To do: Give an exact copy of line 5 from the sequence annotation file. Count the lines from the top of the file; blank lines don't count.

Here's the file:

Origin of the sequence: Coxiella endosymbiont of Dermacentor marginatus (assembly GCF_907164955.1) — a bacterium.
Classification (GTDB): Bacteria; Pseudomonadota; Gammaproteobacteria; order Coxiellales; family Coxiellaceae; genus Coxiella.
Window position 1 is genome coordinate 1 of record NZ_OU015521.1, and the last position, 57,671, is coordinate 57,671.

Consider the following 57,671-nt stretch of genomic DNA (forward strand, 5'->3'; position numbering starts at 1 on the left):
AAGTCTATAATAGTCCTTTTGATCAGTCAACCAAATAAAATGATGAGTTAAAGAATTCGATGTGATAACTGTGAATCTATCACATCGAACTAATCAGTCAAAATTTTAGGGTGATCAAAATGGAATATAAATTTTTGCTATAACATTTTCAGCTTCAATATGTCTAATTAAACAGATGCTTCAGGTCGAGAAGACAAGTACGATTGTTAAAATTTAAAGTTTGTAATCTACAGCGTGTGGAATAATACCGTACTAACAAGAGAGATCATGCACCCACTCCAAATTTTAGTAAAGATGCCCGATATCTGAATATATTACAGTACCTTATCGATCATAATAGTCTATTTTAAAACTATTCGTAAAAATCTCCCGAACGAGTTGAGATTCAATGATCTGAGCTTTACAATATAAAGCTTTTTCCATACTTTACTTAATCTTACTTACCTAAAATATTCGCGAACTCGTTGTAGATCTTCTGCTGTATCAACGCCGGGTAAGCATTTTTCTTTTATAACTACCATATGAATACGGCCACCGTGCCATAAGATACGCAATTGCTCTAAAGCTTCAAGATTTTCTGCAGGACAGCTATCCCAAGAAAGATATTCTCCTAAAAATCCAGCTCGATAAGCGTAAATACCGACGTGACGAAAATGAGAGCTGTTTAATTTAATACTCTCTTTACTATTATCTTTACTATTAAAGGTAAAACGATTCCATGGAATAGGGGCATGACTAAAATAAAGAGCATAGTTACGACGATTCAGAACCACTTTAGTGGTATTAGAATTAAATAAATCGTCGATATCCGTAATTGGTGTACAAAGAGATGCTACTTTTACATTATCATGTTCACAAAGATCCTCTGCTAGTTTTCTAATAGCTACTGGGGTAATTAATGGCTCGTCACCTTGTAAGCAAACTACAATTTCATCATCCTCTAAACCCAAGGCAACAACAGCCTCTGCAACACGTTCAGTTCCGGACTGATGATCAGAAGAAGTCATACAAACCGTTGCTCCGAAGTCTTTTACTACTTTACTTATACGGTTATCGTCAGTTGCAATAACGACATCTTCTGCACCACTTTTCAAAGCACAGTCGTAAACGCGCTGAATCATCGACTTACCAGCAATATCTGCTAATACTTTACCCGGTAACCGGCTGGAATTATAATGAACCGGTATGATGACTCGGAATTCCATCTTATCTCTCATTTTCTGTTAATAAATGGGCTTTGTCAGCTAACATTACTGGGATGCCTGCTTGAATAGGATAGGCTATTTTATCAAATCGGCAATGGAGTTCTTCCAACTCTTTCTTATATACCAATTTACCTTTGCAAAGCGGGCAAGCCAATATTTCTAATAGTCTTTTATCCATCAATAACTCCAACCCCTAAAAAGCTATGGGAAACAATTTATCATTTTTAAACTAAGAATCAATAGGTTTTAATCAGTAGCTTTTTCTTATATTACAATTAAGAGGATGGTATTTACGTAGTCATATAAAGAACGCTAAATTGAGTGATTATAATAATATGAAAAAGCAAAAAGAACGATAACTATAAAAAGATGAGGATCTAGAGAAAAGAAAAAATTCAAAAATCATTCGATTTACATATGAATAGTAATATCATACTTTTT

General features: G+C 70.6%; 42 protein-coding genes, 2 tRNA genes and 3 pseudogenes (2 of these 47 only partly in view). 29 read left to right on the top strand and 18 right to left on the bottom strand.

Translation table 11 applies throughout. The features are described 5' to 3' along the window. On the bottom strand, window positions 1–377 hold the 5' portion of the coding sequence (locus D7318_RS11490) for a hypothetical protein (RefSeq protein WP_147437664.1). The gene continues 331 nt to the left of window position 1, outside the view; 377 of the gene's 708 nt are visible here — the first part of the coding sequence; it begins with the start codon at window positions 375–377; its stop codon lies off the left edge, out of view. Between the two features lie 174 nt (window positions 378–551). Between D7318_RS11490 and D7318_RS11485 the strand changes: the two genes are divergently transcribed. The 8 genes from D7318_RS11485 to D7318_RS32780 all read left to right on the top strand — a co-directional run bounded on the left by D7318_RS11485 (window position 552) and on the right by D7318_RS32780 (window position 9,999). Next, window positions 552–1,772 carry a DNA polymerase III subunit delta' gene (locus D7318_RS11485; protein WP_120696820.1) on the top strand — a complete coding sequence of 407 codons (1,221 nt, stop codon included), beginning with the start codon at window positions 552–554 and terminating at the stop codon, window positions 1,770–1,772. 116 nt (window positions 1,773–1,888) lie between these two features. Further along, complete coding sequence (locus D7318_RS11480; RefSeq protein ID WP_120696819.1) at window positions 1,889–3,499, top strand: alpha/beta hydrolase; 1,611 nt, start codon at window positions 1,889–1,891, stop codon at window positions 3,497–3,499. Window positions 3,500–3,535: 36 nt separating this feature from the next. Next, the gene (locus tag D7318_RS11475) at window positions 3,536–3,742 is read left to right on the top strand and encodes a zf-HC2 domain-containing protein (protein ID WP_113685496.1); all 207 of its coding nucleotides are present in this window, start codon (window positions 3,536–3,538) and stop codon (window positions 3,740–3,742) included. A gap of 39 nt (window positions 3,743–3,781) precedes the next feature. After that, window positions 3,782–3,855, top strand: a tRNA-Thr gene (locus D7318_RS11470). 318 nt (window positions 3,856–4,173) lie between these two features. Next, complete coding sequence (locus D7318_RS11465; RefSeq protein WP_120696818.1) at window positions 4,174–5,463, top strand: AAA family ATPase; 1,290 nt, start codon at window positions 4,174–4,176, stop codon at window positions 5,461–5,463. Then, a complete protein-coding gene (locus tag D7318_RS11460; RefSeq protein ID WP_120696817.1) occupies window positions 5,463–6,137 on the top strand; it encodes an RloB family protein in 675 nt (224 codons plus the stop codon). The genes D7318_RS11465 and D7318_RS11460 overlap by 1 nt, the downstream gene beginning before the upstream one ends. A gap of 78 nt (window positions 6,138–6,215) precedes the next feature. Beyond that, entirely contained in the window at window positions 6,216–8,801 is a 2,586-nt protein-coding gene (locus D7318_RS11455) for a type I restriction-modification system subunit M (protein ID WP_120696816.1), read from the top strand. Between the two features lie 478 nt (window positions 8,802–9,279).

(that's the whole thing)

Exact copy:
AAGTCTATAATAGTCCTTTTGATCAGTCAACCAAATAAAATGATGAGTTAAAGAATTCGATGTGATAACTGTGAATCTATCACATCGAACTAATCAGTCAAAATTTTAGGGTGATCAAAATGGAATATAAATTTTTGCTATAACATTTTCAGCTTCAATATGTCTAATTAAACAGATGCTTCAGGTCGAGAAGACAAGTACGATTGTTAAAATTTAAAGTTTGTAATCTACAGCGTGTGGAATAATACCGTACTAACAAGAGAGATCATGCACCCACTCCAAATTTTAGTAAAGATGCCCGATATCTGAATATATTACAGTACCTTATCGATCATAATAGTCTATTTTAAAACTATTCGTAAAAATCTCCCGAACGAGTTGAGATTCAATGATCTGAGCTTTACAATATAAAGCTTTTTCCATACTTTACTTAATCTTACTTACCTAAAATATTCGCGAACTCGTTGTAGATCTTCTGCTGTATCAACGCCGGGTAAGCATTTTTCTTTTATAACTACCATATGAATACGGCCACCGTGCCATAAGATACGCAATTGCTCTAAAGCTTCAAGATTTTCTGCAGGACAGCTATCCCAAGAAAGATATTCTCCTAAAAATCCAGCTCGATAAGCGTAAATACCGACGTGACGAAAATGAGAGCTGTTTAATTTAATACTCTCTTTACTATTATCTTTACTATTAAAGGTAAAACGATTCCATGGAATAGGGGCATGACTAAAATAAAGAGCATAGTTACGACGATTCAGAACCACTTTAGTGGTATTAGAATTAAATAAATCGTCGATATCCGTAATTGGTGTACAAAGAGATGCTACTTTTACATTATCATGTTCACAAAGATCCTCTGCTAGTTTTCTAATAGCTACTGGGGTAATTAATGGCTCGTCACCTTGTAAGCAAACTACAATTTCATCATCCTCTAAACCCAAGGCAACAACAGCCTCTGCAACACGTTCAGTTCCGGACTGATGATCAGAAGAAGTCATACAAACCGTTGCTCCGAAGTCTTTTACTACTTTACTTATACGGTTATCGTCAGTTGCAATAACGACATCTTCTGCACCACTTTTCAAAGCACAGTCGTAAACGCGCTGAATCATCGACTTACCAGCAATATCTGCTAATACTTTACCCGGTAACCGGCTGGAATTATAATGAACCGGTATGATGACTCGGAATTCCATCTTATCTCTCATTTTCTGTTAATAAATGGGCTTTGTCAGCTAACATTACTGGGATGCCTGCTTGAATAGGATAGGCTATTTTATCAAATCGGCAATGGAGTTCTTCCAACTCTTTCTTATATACCAATTTACCTTTGCAAAGCGGGCAAGCCAATATTTCTAATAGTCTTTTATCCATCAATAACTCCAACCCCTAAAAAGCTATGGGAAACAATTTATCATTTTTAAACTAAGAATCAATAGGTTTTAATCAGTAGCTTTTTCTTATATTACAATTAAGAGGATGGTATTTACGTAGTCATATAAAGAACGCTAAATTGAGTGATTATAATAATATGAAAAAGCAAAAAGAACGATAACTATAAAAAGATGAGGATCTAGAGAAAAGAAAAAATTCAAAAATCATTCGATTTACATATGAATAGTAATATCATACTTTTT